Barbados Govt to borrow $48m more from IMF
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Govt to borrow $48m more from IMF
Barbados is preparing to borrow another $48 million from the International Monetary Fund (IMF).
But amid concerns about escalating debt, the IMF and Government have agreed to a two-year extension of the main debt target under the Barbados Economic Recovery and Transformation (BERT) programme.
IMF Barbados team leader Bert van Selm announced this yesterday at the end of a six-day virtual mission.
He also said that while “in this very challenging environment, Barbados continues to make good progress in implementing its ambitious and comprehensive economic reform programme”, Government missed some performance targets.
This was after the authorities increased financing to cash-strapped, state-owned enterprises affected by the COVID-19 pandemic.
The IMF mission was the fifth review of Barbados’ economic reform programme under the international financial institution’s Extended Fund Facility (EFF).
“Following productive discussions, the IMF team and the Barbadian authorities reached staff level agreement on the completion of the fifth review under the EFF arrangement,” said van Selm.
“The agreement is subject to approval by the IMF Executive Board, which is expected to consider the review in June. Upon completion of the review . . . about US$24 million will be made available to Barbados.”
He said Government was targeting a zero per cent of GDP primary balance for financial 2021/2022 compared to a deficit of one per cent of GDP in financial year 2020/2021.
This fiscal stance, van Selm explained, reflected “a projected modest recovery in tourism and facilitates COVID-related emergency outlays on health facilities, medical supplies and income support to the most vulnerable”.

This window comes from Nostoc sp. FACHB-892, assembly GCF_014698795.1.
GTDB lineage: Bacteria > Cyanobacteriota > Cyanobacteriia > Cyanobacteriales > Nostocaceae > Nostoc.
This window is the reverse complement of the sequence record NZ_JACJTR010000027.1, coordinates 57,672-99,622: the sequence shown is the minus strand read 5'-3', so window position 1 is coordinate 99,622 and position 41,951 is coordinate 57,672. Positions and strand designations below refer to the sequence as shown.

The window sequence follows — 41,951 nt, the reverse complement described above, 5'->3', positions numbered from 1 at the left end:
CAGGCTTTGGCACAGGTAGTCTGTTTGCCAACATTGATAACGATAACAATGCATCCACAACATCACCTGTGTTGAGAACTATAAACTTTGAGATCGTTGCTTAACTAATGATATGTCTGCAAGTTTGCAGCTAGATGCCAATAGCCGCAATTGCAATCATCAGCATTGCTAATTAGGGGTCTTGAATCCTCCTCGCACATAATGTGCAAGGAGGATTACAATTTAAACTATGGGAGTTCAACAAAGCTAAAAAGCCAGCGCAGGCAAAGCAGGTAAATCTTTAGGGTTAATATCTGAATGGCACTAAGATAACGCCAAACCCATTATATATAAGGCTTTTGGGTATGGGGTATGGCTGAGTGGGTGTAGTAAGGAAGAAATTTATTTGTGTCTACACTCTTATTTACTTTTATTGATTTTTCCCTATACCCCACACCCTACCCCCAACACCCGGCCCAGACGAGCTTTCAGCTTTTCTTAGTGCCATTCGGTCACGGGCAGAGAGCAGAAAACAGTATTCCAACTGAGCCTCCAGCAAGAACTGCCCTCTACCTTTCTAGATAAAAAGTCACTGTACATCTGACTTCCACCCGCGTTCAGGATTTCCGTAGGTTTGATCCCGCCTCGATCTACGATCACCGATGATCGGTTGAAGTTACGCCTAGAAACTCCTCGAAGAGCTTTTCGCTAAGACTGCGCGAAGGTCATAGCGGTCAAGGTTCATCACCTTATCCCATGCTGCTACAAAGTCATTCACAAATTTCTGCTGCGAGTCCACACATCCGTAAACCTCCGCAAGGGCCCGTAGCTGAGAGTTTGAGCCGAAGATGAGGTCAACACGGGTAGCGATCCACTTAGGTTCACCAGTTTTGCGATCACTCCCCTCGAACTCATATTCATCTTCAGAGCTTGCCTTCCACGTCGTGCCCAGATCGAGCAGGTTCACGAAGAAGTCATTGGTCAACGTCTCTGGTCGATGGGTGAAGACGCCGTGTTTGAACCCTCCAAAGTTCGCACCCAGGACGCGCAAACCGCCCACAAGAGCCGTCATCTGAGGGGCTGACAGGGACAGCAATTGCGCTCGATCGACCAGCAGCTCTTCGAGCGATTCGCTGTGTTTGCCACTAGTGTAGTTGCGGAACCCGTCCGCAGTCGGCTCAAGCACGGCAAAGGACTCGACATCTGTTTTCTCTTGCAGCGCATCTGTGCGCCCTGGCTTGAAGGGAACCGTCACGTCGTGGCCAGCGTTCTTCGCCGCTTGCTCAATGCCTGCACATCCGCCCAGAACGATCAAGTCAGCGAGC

Government and the IMF also agreed to change the main debt target after Barbados’ public debt surged to $12.9 billion at the end of March.
“The authorities’ long-term debt target of 60 per cent of GDP will be pushed out by two years (from financial year 2033/2034 to financial year 2035/2036) to reflect the impact of the pandemic on the economy. The authorities remain firmly committed to reducing public debt over time,” van Selm stated.
He added: “In this very challenging environment, Barbados continues to make good progress in implementing its ambitious and comprehensive economic reform programme.
“A new Central Bank law was adopted by Parliament in December 2020 – a critical safeguard for continued prudent macroeconomic policy. International reserves, which reached a low of US$220 million (five to six weeks of import coverage) in May 2018, are now at a comfortable level of US$1.3 billion.
“Quantitative targets for end-March under the EFF were met, except for the performance criterion on central Government transfers and grants to public institutions, which was exceeded owing to measures to address the COVID-19 health crisis (including the vaccination programme executed by the national hospital).”
While reporting reform progress, van Selm said Barbados’ economy “remains severely depressed by the ongoing global pandemic”.
“Tourism came to a virtual standstill from April 2020 onwards and remains at a fraction of normal levels. Economic growth for 2021 is premised on a modest recovery of tourism in the second half of 2021. Risks remain elevated, including in light of the impact of recent volcanic activity in neighbouring St Vincent,” he noted. (SC)
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